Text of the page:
An Appendix discusses some of the very basic issues behind high speed motion analysis for pitchers–how it is used and what problems it can solve.


A more recent, refined, and comprehensive work from Tom House is “The Art and Science of Pitching”. This 177 page book contains updated and more detailed descriptions of the “absolutes”. In fact, there are eight chapters in this book devoted to pitching biomechanics:

Chapter 1: Balance & Posture
Chapter 2: Stride & Momentum
Chapter 3: Opposite & Equal Arms
Chapter 4: Hip/Shoulder Separation and Delayed Shoulder rotation
Chapter 5: Stack & Track
Chapter 6: Swivel & Stabilize
Chapter 7: Release point and Follow-through
Chapter 8: Science vs Myth, Misinformation, and Conventional Wisdom

I know you said you’re not so interested in peripheral topics, but this book does cover them very well from a position of very deep understanding:

Flat-ground Drills and Mound Drills.

Pitching Goals, Strategies,and Tactics for Competition.

Functional Fitness, Mental/Emotional Management, Nutrition, and Arm Care for Health and Performance.


Sorry, I don’t own a copy of “Building a Million Dollar Arm” so I can’t review it for you.

Thanks Roger, I saw some things about Fastball Fitness and they mentioned House talked about hip and shoulder separation and where velocity came from and thought it may be good, but I was not sure if he went deep into the mechanics part.

laflippin, thanks a LOT! This was exact what I was looking for but couldn’t find anywhere else. An overview look of the chapters.

I’m inclined on purchasing the Art & Science of Pitching. I might as well purchase it tonight.
A quick question, should I consider buying the Picture Perfect Pitcher also? Or the Art and Science cover everything The Picture Perfect has?

Thanks guys.

I think The Art and Science of Pitching covers everything The PPP covers, and in greater technical detail. (Plus it has the other peripheral stuff in it, as mentioned).

The PPP is a simpler, more graphic introduction to mechanics but the pictures are arguably better because he uses lots of celeb pitchers to illustrate his fundamental points.

I like 'em both but would recommend Art and Science of Pitching if you’ve only got enough coin to buy one…

Thanks, I just placed an order for the Art & Science of Pitching.
Actually I thought there was much more pitching mechanics books out there, but it seems like just a couple of coaches write books.

There are quite a few books that address pitching mechanics but most of them are/were written by folks with a limited understanding of what pitchers actually do when they deliver a baseball. Many authors, even some who were great pitchers in their day, don’t really seem to know what makes pitching mechanics efficient. That is, they may “know good mechanics when they see 'em” but they may not always be able to derive clear teaching points that enable others to develop good mechanics.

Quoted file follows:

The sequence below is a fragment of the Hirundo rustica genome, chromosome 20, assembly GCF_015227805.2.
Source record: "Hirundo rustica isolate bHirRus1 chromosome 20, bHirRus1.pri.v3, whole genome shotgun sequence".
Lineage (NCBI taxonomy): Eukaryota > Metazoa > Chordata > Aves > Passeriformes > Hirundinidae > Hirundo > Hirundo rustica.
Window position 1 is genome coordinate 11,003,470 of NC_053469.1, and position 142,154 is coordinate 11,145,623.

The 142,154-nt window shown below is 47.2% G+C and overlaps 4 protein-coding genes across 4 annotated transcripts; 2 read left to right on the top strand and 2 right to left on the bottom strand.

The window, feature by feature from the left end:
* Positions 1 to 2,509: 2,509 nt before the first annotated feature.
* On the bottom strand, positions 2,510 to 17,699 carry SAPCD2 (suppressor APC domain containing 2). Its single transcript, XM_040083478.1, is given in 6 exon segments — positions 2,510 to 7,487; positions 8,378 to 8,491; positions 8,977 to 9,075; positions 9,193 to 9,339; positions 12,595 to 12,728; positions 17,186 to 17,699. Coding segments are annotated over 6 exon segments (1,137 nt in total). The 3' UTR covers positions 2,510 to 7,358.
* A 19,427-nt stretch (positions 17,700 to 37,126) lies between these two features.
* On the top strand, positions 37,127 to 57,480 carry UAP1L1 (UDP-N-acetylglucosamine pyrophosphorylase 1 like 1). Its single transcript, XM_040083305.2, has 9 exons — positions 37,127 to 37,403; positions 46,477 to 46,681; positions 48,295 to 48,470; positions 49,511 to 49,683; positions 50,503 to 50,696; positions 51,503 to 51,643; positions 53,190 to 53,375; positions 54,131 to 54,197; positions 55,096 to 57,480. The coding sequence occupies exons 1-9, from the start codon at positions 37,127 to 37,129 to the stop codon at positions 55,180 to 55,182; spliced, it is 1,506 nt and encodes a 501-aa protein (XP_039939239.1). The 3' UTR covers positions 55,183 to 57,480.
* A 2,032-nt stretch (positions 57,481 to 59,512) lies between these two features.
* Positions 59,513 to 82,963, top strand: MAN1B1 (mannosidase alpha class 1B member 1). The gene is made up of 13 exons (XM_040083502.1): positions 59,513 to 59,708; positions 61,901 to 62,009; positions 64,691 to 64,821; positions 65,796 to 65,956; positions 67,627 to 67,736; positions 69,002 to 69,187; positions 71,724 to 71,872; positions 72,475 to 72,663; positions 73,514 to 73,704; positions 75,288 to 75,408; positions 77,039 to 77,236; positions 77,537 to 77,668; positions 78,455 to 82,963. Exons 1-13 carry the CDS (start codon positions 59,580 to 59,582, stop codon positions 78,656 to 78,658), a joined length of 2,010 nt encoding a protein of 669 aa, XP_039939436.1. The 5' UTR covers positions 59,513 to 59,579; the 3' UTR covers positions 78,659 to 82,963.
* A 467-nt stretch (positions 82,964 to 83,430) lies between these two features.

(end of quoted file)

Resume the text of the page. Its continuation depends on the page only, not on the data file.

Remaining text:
High speed motion analysis of pitchers was first carried out by Tom House and his biokinetics associate Alan Blitzblau starting in the late 80’s when Tom was pitching coach for the Texas Rangers. Motion analysis opened the door to understanding pitching mechanics at a level of detail that could never be achieved with the unaided eye–we simply can’t resolve the fast motions that happen in between leg lift and follow-through with enough clarity to make sense of them.

House’s primitive motion analysis techniques in the 1980’s eventually evolved into very sophisticated techniques using 8 to 10 synchronized cameras operating at up to 1000 fps to capture and study details of the deliveries of more than 500 elite pitchers. Those studies, carried out over the past 10 years or so, led to his current approach to understanding and teaching pitching mechanics.

one of the best books i think you can buy is sandy koufax a lefty’s legacy. you can find it used on the barnes and noble site for about 3 dollars. when you’re reading this you are reading the words and thoughts of a master. he still teaches to this day but youever hear about him. the first chapter of the book is the equivalent of te williams’s book on hitting. it really is that good.

leo mazzone’s pitch like a pro is another must have you can find used.

do not underestimate the impact of proper nutrition and strength training. the difference between 175 and 190 (lean muscle only) is enormous

AMEN BROTHER DUSTY!!! Tell it all!! :bigtup:
Like in the old comic book advertisement…Do you want sand kicked in your face? Or Do YOU want to kick the sand??? :wink:

Oh man… it’s tough for a Giants fan to purchase a Sandy Koufax book. If I did it I would have to hide it very well… :lol:

you could always color his hat black or something with a sharpie.

my guy went from 170 to190 with a 32" waist in the last year and it’s unbelievable how much difference it makes.